Machine Learning

Class Presentation and Project

Presentation Topic Due: April 8, 2004 (midnight)
Project Proposal Due: April 8, 2004 (midnight)
Project Due: May 11, 2004 (midnight)

Presentations

On or before the above due date you should email me (holder@cse.uta.edu) the title of the paper(s) for your class presentation. Also, include date preferences for your presentation (see Schedule for possible presentation dates). Presentations should be approximately 25 minutes. Since you will be graded on (among other things) your coverage of the material in the paper, I strongly recommend you use PowerPoint, or some other electronic form, for your presentation to expedite the delivery of information. I would suggest a more recent paper of interest to you from conference proceedings of the International Conference on Machine Learning (ICML), International Conference on Knowledge Discovery and Data Mining (KDD), National Conference on Artificial Intelligence (AAAI), or International Joint Conference on Artificial Intelligence (IJCAI). The Machine Learning Journal or Journal of Machine Learning Research are also good sources for papers. The topic of your paper presentation may coincide with your project topic. Paper selections must be approved by me.

Projects

On or before the above proposal due date, you should email me (holder@cse.uta.edu) a proposal for your machine learning class project. The project proposal should describe the problem or issue you are addressing, the relevance of the problem to machine learning, your approach or approaches to the problem, possible empirical and/or theoretical analyses of the approaches, and the expected results. Below is a list of some project ideas. The project is a significant part of this course, and I expect you to spend a significant amount of time preparing your final report. Therefore, I encourage you to turn in your project proposal as soon as possible and get started early. Project proposals must be approved by me.

The project will consist of a writeup describing, in more detail, the problem, relevance, approaches, analyses, results, and conclusions about the advantages and disadvantages of your approach. If your project involves some programming, turn in copies of all code. If your code is a modification of existing code, be sure to clearly indicate your modifications. Also turn in any data used and program output traces for all runs.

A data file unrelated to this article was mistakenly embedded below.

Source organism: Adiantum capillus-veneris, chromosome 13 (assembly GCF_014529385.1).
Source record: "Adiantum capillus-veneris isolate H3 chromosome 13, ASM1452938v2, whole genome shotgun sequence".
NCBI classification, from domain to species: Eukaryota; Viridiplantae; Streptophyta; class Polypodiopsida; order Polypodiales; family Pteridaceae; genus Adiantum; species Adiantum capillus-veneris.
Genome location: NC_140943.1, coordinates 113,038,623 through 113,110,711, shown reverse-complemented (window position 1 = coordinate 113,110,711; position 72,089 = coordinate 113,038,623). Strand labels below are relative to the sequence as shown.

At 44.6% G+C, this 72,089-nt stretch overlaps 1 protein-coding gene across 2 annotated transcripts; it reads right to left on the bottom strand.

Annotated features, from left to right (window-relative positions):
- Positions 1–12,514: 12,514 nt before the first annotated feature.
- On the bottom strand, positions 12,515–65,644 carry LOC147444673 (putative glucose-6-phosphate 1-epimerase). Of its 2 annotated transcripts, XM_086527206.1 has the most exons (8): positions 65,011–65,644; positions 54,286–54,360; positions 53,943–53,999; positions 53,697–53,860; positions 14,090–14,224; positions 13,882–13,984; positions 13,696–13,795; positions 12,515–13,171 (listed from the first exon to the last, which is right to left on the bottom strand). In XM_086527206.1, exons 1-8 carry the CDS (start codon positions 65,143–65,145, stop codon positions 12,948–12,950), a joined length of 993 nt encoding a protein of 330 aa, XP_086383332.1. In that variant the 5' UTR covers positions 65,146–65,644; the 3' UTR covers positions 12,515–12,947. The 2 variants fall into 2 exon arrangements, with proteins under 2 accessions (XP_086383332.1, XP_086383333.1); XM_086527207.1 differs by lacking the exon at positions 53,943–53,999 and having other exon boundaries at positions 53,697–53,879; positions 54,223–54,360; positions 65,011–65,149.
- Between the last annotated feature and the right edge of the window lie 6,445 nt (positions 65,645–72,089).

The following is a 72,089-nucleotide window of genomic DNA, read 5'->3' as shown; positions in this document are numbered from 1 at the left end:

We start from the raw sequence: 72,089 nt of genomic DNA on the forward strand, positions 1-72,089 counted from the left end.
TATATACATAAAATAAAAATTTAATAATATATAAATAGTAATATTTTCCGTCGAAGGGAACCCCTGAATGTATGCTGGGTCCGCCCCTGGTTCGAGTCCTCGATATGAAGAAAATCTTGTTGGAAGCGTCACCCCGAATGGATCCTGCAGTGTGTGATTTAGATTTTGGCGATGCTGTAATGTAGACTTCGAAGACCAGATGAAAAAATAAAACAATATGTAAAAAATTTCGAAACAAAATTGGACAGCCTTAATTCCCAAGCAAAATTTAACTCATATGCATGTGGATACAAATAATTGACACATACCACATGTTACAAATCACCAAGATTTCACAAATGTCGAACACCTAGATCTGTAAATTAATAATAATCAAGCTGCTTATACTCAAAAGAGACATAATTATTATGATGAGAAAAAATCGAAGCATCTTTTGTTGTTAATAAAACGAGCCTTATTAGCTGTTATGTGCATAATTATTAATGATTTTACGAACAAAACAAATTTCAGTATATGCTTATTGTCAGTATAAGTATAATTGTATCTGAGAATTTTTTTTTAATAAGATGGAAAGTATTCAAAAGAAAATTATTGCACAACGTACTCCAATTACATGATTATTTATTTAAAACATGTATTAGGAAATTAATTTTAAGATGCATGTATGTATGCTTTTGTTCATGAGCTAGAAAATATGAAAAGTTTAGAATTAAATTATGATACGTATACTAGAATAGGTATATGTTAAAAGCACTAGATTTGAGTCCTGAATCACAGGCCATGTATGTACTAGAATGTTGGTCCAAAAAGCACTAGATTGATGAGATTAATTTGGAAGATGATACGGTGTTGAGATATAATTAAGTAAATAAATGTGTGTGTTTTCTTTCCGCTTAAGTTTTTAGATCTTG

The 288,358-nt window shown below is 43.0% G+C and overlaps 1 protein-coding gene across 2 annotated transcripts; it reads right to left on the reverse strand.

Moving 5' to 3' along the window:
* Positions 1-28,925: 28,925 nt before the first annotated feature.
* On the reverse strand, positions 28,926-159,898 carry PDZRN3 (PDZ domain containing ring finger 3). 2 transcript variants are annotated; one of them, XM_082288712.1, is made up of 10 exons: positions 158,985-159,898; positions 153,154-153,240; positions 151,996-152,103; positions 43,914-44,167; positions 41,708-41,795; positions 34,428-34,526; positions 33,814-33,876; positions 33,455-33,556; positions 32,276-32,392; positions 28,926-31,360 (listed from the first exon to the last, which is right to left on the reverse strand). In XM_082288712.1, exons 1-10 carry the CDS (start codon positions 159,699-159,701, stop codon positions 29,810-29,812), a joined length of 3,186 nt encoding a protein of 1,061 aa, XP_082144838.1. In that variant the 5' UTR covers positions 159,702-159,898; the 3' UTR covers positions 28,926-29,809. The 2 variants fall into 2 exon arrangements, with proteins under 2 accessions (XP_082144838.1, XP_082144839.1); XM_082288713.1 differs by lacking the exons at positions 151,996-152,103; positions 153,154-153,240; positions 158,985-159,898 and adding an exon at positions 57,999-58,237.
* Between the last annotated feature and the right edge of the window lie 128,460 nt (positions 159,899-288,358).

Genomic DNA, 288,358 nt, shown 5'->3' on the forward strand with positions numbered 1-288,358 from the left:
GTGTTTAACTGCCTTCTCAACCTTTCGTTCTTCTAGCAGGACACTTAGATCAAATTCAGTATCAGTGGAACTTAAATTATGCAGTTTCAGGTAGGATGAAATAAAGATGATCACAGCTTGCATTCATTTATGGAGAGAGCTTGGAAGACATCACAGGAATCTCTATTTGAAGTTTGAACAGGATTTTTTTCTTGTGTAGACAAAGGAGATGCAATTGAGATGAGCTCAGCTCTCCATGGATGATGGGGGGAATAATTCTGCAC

Project Ideas

  1. Applied Learning. Some of the biggest success stories of machine learning come from the application of one or a small number of learning methods to a specific problem. A project on applied learning would first identify the application domain, collect data, run appropriate learning methods, and analyze results in terms of relevance to the domain (ideally done by a domain expert). Typically, this approach goes through several iterations of modifications and tweaks to the data representation and learning method in order to achieve the highest performance possible. The project would report the data representation, modifications made at each iteration, the intermediate and final results, and an evaluation of these results and the method in terms of applicability to the domain.
  2. Improvements to Learning Methods. Several of the sections on machine learning approaches suggest problems with the approach and possible solutions (e.g., noise and missing values in inductive learning, incomplete and/or incorrect domain theories in deductive learning, or combining multiple learning methods to overcome weaknesses in the isolated methods). The only way to know if these improvements work is to implement them and test them empirically in a variety of learning tasks. A project for evaluating improvements to a learning method would implement several possible approaches to the improvement and test each to determine the effectiveness of the improvement.
  3. Empirical Comparison of Machine Learning Methods. In the homework you compared the performance of several learning algorithms. This comparison can be expanded into a project by increasing the number of learners and/or data sets (both real and artificial). The learners do not have to be limited to inductive techniques. The project would involve running several experiments on different combinations of learners and data sets, comparing results, and determining the underlying reasons behind discrepancies in the performance of different learning methods.
  4. Survey of Machine Learning Methods. This course has introduced only a subset of the available machine learning methods. Many other methods exist, and new methods are constantly being developed. A survey of methods for a particular type of learning would involve a literature search for old and new methods, descriptions of these methods, and generalizations across several methods indicating patterns in the approaches to learning. Implementations and empirical comparisons of selected methods would increase the validity of your conclusions regarding advantages and disadvantages of different approaches.